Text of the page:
Bridgeclub Alphen was forced to stop its game nights during the coronapandemic. It was no longer safe to play bridge inside the room of the restaurant where hours were spent every tuesday evening with the group (all 60+). Even when the guidelines were loosened, the members were still hesitant to sit with so many others in a closed room.
Chairman Martin Wigchert says: "Our members missed playing bridge enormously, but at the same time they were afraid of infection. I read more and more in the news about the use of a CO2 meter to measure air quality. Air quality is an important factor in limiting the risk of infection. We live just across the border from Belgium and we heard that Bridge clubs across the border already actively monitor air quality. I started googling and found the EnviSense CO2 meter. A simple but very effective solution.
The bridge club is now fully active again. "We have already spent four bridge evenings with the EnviSense in the middle of the room. It works perfectly. The first evening, after an hour, I noticed that the PPM was over 1400. The manager of the café was shocked at how quickly it rose and opened a window, as the ventilation system needed maintenance and could not cope. When the window was open, the PPM quickly dropped to the acceptable value of around 800. When the PPM value began to rise again quickly, the manager set the mechanical ventilation to a higher setting and the value remained well within the limit for the rest of the evening. That gives you peace of mind.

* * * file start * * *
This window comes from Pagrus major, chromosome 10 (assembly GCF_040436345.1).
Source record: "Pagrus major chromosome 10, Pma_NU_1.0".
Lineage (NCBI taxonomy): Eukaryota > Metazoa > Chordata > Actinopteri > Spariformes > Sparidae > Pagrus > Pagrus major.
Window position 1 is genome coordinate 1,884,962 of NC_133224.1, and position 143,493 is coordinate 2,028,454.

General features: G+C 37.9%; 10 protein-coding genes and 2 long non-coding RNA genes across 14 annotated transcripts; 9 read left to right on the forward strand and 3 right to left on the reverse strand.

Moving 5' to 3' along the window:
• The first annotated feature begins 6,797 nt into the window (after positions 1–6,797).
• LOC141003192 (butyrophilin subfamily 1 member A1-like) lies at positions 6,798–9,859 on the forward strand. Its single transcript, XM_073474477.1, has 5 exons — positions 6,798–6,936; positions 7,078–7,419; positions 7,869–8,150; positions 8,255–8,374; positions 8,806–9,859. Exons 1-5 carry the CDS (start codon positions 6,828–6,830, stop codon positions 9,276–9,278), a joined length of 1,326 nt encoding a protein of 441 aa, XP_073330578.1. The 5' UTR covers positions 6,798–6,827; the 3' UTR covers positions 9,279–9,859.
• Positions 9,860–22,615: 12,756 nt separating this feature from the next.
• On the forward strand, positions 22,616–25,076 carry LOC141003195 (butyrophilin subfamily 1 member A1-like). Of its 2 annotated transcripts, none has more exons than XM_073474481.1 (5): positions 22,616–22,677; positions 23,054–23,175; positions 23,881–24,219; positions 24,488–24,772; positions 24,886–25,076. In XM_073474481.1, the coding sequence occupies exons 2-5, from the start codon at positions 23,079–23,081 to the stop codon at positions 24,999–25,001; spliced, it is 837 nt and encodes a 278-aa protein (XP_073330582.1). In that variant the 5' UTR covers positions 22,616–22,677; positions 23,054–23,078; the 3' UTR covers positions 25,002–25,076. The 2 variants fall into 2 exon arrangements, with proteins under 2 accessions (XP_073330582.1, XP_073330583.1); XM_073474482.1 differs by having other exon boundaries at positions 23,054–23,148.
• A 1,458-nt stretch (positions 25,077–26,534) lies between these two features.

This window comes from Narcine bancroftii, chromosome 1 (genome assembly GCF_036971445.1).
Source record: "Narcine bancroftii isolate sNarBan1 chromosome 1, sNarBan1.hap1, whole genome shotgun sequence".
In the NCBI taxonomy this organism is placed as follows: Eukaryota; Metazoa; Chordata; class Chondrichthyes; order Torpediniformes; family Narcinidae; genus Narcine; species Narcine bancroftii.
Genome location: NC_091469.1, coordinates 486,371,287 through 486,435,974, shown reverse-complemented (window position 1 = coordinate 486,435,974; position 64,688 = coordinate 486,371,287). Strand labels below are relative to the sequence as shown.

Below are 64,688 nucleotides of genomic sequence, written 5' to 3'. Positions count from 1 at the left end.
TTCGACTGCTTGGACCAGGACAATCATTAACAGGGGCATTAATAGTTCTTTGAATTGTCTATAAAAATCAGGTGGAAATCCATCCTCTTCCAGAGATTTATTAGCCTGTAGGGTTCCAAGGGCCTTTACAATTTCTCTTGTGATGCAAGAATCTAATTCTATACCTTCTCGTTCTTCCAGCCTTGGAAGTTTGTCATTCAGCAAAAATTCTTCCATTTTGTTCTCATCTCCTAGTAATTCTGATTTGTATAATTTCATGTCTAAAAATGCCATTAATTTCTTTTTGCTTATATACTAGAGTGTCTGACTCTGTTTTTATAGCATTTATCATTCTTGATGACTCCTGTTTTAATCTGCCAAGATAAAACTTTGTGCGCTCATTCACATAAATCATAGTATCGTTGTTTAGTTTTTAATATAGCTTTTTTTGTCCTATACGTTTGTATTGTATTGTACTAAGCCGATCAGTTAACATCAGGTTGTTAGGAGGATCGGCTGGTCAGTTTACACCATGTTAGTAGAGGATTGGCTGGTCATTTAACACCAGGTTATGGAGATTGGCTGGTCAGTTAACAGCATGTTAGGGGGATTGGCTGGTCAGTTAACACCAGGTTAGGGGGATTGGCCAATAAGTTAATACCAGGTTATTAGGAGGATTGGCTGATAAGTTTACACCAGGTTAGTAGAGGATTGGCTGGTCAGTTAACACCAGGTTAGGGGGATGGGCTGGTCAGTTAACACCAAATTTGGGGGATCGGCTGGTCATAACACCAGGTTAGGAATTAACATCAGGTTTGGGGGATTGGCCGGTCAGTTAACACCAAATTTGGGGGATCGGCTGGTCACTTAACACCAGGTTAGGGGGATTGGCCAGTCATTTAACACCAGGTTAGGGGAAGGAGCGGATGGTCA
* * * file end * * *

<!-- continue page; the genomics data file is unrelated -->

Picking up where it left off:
Martin emphasises that it is not just about preventing infection: "Bridging is a mind game and requires utmost concentration. I never thought about it before, but a stuffy room with little ventilation is not conducive to concentration, which is why it is smart to install a CO2 meter."
Not only Martin is convinced by the EnviSense: "At the end of the evening the manager of the restaurant came up to me to ask where I had bought the EnviSense, he also bought one that same evening."